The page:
It is among the oldest cultivated trees in the world, being grown before written language was invented. – History of the Olive.
Who was the first to try
an olive ripe from the tree,
the paltry flesh over stony seed
so bitter it must be poison?
Who learned the magic
to make it succulent?
Sun cured or covered in salt,
soaked in brine or lye,
the months waited
with an ancient’s trust in miracles,
Washed, then crushed, the pits removed,
pulp placed in woven bags and baskets
and pressed for gold/green oil
hiding in plain sight,
the last drops coaxed from the dregs
with boiling water.
Full vats, amphorae lining walls,
riding in the holds of ships with many oars,
feeding flames of lamps and altars,
ointments rubbed by healers’ hands,
anointing poets, warriors, kings,
and the Chosen with their haloes.
Sun and rock, the old ones say,
drought and silence and solitude–
this is what the olive needs to thrive,
to provide for those who tend her
in these promised lands.
Her trunk delights in twisting,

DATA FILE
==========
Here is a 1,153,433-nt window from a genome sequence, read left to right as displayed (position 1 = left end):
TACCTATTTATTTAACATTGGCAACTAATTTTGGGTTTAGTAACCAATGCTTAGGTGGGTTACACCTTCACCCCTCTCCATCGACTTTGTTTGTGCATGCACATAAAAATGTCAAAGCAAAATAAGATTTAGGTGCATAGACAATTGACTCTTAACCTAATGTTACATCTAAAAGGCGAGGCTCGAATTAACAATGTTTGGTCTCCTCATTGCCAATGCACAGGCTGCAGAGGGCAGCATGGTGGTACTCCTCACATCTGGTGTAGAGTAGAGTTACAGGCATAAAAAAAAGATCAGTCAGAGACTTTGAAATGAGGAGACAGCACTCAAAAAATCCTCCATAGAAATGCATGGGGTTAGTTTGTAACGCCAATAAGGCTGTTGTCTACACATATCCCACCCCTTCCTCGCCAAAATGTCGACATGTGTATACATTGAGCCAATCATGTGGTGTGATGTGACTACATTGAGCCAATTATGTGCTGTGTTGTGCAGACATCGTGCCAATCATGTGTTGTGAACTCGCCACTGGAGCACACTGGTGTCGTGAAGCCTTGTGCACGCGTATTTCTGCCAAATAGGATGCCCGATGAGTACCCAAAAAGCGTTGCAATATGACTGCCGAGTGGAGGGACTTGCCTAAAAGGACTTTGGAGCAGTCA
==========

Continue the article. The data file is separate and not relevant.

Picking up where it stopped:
her branches keep low and tangled –
in spite she lives for centuries.
Devoted generations stay home
and lie in her shade,
feel their blood
pushing up from her roots,
vessels for her spirit
when they dance without care
after the harvest.
The kitchen crazy at his back,
clatter, shouts, profanity,
bangs and trash talk
interspersed with fire.
Filthy plates and silverware,
dirty water glasses and the sommelier’s picks,
all flow back with the current
and gather where he mans his post,
the big machine humming,
so hot and steamy he never gets dry.
Servers in black and white
enter and exit, plead with the line,
their clocks running out,
the expediter sliding
back and forth like a ninja,
prime time a battle in candle light,
bussers rolling in with loaded carts
jammed into his corner.
He knows the marathon runner’s steady pace
in a white sleeveless t-shirt,
tattoo snake coiled around a knife,
red bandana to keep his head on.
The staff sits out at the bar
after the doors close,
but he’s still finishing pots and pans
when the chef brings him
a fat glass
of Tennessee whisky
and shakes his hand
that at least warms his walk home
to the little apartment
with its single dresser,
the top drawer, his dress blues
neatly folded and the Purple Heart.
There were no oranges to buy
when I was an Indiana,
nineteen fifties child,
not like today
piled at the supermarket
with the apples and potatoes.
There was only the orange in the stocking
I received at church on Christmas Eve,
an orange the color of a rising sun,
warm and smooth in my hands,
its smell when peeled
an explosion of light
that magic little world
I separated into pieces and shared
like Jesus taught,
its juice in my mouth
so tart, yet wildly sweet,
but the seeds, if you bit them,
bitter as the wages of sin.